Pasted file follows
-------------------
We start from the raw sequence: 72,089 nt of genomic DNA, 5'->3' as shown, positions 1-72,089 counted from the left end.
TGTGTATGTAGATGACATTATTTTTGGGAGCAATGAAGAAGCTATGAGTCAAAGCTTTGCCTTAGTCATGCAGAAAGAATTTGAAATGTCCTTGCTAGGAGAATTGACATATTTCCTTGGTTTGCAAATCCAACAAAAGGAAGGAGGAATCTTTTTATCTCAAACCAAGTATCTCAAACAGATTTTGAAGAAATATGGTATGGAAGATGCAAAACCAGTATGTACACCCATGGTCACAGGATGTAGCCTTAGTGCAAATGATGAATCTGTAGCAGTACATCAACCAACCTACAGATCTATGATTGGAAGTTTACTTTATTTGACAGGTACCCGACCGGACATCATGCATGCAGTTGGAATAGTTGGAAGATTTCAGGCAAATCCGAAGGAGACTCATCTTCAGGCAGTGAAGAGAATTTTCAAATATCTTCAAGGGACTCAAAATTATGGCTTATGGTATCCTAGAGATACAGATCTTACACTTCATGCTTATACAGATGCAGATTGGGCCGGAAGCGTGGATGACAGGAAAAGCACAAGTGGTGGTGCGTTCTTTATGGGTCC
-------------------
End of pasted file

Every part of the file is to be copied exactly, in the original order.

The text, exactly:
We start from the raw sequence: 72,089 nt of genomic DNA, 5'->3' as shown, positions 1-72,089 counted from the left end.
TGTGTATGTAGATGACATTATTTTTGGGAGCAATGAAGAAGCTATGAGTCAAAGCTTTGCCTTAGTCATGCAGAAAGAATTTGAAATGTCCTTGCTAGGAGAATTGACATATTTCCTTGGTTTGCAAATCCAACAAAAGGAAGGAGGAATCTTTTTATCTCAAACCAAGTATCTCAAACAGATTTTGAAGAAATATGGTATGGAAGATGCAAAACCAGTATGTACACCCATGGTCACAGGATGTAGCCTTAGTGCAAATGATGAATCTGTAGCAGTACATCAACCAACCTACAGATCTATGATTGGAAGTTTACTTTATTTGACAGGTACCCGACCGGACATCATGCATGCAGTTGGAATAGTTGGAAGATTTCAGGCAAATCCGAAGGAGACTCATCTTCAGGCAGTGAAGAGAATTTTCAAATATCTTCAAGGGACTCAAAATTATGGCTTATGGTATCCTAGAGATACAGATCTTACACTTCATGCTTATACAGATGCAGATTGGGCCGGAAGCGTGGATGACAGGAAAAGCACAAGTGGTGGTGCGTTCTTTATGGGTCC